Thursday 21 November, 2019

Fraser-Pryce worthy to be among most Influential 100 women - Grange

Shelly-Ann Fraser-Pryce (right) beats Great Britain's Dina Asher-Smith to win women's 100m final at the IAAF World Athletics Championships in Doha, Qatar on September 29, 2019.

Shelly-Ann Fraser-Pryce (right) beats Great Britain's Dina Asher-Smith to win women's 100m final at the IAAF World Athletics Championships in Doha, Qatar on September 29, 2019.

The Minister of Sport, Olivia Grange, has said that the British Broadcasting Corporation (BBC) naming Shelly-Ann Fraser-Pryce to the list of 100 inspiring and influential women from around the world, “is recognition totally deserving.”

Fraser-Pryce, who became the only woman to win the 100 metres on four occasions at the IAAF World Athletics Championships in Doha, Qatar last month was earlier this week named alongside artists, environmentalists, human rights activists, architects, politicians, scientists, writer, among others.

Minister Grange said that Fraser-Pryce's exploits on the track would have been monumental even before her gold medal run at the 2019 IAAF World Championships in Doha, Qatar.

“But at the Doha meet, she demonstrated courage, class, and fortitude to take her fourth 100m gold medal at age 32 and after motherhood. She is in indeed one of the greatest examples for women anywhere of what can be accomplished with determination."

At 32-years-old, Fraser-Pryce is the oldest woman to ever win an Olympic or world 100m title - and the first mother to do so since 1995.

The BBC noted that she carried her two-year-old son Zyon, on her lap of honour, saying she wanted to "inspire women thinking of starting a family".

“Finding balance is never easy but we as women get to decide. I never limit myself as to what is possible as long as my body will cooperate,” Fraser-Pryce told the BBC.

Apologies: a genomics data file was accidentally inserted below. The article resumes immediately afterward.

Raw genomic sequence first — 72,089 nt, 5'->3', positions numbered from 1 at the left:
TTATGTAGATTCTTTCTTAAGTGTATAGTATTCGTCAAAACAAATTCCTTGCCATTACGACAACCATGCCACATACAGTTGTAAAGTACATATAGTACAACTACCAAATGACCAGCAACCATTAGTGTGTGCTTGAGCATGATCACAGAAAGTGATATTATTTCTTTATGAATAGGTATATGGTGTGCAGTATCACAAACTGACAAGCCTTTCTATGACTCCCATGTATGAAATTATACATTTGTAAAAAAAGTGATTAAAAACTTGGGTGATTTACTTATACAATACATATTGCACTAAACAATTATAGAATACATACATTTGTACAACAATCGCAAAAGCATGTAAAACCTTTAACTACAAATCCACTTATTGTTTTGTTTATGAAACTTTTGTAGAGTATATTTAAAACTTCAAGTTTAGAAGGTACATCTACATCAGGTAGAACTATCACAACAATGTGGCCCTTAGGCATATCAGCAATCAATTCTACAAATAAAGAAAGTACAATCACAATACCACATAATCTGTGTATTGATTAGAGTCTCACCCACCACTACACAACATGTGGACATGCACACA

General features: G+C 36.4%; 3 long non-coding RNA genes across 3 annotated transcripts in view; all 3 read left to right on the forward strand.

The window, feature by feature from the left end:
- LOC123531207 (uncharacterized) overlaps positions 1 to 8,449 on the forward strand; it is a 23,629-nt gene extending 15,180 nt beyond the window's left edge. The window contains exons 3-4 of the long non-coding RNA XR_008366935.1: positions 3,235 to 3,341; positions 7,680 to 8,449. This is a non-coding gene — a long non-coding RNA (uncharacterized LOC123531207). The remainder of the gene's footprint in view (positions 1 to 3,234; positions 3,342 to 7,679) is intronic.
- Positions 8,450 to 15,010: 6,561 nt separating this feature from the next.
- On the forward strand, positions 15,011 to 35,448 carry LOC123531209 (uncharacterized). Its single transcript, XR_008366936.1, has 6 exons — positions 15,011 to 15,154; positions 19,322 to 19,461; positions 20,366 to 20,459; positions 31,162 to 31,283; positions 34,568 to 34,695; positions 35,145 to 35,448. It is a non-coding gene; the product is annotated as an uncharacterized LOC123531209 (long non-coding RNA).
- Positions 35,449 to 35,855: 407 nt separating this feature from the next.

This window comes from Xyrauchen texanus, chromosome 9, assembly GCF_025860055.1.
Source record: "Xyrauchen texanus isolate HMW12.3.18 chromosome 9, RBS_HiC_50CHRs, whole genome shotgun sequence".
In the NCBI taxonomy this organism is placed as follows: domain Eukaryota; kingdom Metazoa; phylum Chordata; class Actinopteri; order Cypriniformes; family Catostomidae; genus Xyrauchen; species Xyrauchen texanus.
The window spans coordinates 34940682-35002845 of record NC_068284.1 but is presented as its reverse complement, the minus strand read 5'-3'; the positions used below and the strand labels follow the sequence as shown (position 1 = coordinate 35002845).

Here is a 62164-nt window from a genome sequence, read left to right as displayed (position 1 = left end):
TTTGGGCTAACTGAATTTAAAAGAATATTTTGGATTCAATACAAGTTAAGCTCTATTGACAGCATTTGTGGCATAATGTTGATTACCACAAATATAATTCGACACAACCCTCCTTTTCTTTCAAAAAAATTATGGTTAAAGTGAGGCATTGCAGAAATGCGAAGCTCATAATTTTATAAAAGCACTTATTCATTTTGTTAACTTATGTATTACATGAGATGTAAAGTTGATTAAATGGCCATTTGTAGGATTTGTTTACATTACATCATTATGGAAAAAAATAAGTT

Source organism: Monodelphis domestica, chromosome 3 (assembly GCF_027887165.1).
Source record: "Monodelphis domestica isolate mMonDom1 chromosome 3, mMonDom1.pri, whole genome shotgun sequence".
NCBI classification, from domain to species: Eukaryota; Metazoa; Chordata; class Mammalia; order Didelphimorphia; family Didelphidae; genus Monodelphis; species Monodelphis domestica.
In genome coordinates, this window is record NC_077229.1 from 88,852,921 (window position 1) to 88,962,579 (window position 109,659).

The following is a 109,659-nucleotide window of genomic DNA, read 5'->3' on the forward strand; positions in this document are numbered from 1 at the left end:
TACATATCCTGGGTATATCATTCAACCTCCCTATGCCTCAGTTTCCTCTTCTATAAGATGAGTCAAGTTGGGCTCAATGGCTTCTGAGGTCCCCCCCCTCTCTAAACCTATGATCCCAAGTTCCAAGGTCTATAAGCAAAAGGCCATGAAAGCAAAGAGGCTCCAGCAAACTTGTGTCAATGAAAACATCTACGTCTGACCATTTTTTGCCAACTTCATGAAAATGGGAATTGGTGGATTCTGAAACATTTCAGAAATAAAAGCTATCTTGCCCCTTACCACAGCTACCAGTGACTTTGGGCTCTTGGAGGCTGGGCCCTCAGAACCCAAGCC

“It's important for the future of athletics that women continue to challenge themselves. I am excited to see just how far I can go, even at this stage of my career,” she added.

The Sport Minister also congratulated Shelly-Ann on being among the nominees for IAAF Athlete of the Year. “We know that the competition is strong but we also know that you have done enough to win it.”

The BBC's 100 Women team drew up a shortlist based on names gathered by them and suggested by the BBC's network of World Service languages teams.

"We were looking for candidates who had made the headlines or influenced important stories over the past 12 months, as well as those who have inspiring stories to tell, achieved something significant or influenced their societies in ways that wouldn't necessarily make the news," the BBC explained.

The pool of names was then assessed against this year's theme - the Female Future - and measured for regional representation and due impartiality before the final 100 were chosen.

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